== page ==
Monday, March 09, 2015

Sometimes Wisdom Comes With Age


The conventional wisdom holds that Stephen Harper's base is old and intellectually lazy. I suspect that's true. But we need be neither physically nor intellectually frail as we age. Michael Clague, who will turn 75 this year, reminds us of that simple truth. He certainly carries no brief for Harper's anti-government:

The very idea of government that Mr. Harper conveys is not in the tradition of our three great parties. His Conservative party campaigns on being anti-government. Previous debates among Progressive Conservatives, Liberals and New Democrats were around how much government should itself provide programs and services, but all recognized that government has a responsibility to make sure they are provided. It was part of the social contract with citizens. Now our federal government takes no interest in the idea of a social contract. Let the chips fall.

This federal government does not inspire Canadians to believe in the best our country has to offer. It mobilizes us through fear. Fear of crime. Fear and anger of Big Government. Fear of external threats. Fear that environmental action will destroy our economy.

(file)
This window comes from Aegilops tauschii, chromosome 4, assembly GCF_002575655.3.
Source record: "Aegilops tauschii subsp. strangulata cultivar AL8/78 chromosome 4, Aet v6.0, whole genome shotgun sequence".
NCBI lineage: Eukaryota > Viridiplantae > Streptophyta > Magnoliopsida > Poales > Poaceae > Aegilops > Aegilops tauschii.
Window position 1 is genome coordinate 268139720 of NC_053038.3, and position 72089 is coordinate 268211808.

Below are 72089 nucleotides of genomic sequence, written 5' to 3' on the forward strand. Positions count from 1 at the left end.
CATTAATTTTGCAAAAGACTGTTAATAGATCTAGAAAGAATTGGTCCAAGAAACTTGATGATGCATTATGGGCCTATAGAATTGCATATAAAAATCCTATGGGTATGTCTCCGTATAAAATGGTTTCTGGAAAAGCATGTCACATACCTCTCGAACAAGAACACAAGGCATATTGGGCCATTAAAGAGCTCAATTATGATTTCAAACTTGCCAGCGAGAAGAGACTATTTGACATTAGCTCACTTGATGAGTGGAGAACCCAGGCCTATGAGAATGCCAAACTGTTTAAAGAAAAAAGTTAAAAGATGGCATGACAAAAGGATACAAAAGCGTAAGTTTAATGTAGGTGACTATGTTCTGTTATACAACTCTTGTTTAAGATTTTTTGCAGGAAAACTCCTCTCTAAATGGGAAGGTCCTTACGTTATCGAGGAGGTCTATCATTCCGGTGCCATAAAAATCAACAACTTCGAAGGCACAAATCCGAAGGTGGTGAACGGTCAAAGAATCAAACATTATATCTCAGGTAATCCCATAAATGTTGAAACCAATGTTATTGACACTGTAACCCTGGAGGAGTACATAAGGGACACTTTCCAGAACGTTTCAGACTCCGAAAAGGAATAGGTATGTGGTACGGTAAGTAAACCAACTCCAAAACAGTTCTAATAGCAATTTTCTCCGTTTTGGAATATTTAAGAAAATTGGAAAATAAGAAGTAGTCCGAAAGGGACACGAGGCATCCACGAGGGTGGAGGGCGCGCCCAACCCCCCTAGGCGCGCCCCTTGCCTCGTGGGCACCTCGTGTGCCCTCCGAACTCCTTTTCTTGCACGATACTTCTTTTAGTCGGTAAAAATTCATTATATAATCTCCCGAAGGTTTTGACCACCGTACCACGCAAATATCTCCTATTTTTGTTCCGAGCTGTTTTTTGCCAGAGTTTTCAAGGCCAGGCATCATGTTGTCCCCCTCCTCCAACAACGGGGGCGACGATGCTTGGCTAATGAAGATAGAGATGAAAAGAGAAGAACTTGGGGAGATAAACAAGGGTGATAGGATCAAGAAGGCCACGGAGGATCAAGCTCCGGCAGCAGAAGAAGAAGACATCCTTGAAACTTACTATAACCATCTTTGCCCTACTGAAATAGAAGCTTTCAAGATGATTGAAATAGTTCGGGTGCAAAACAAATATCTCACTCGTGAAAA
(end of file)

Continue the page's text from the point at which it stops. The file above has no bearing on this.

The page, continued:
Like the man who has insisted that the present government bear his name, Clague knows that he and it are not who or what they claim to be:

I would have thought such fundamentalist conservatism would include a staunch defence of civil liberties, human rights, transparency, truthfulness and the need for public, democratic accountability. Instead, we have an aggrandizement of unaccountable political power in the prime minister and his office. Omnibus budget bills contain so much policy over so many subjects that profoundly affect Canadian lives that it is impossible for the opposition parties, the public and the media to decipher them for meaningful discussion and debate. 

And he knows what a true leader does:

Whether my next prime minister is 56 or 75, I'm looking for a leader who is frank with Canadians about the immense challenges that are shaping our future, who reminds us that there are no simple solutions, and who recognizes that compromise and give and take are essential. I'm looking for a leader who calls Canadians to public service and commits to making a difference for the health and well-being of all members of society. I'm looking for a leader whose inspiration engages us to take responsibility for building a better a country -- a leader who is accountable, who acknowledges her or his shortcomings, who encourages divergent views, and who does not pander to our base instincts.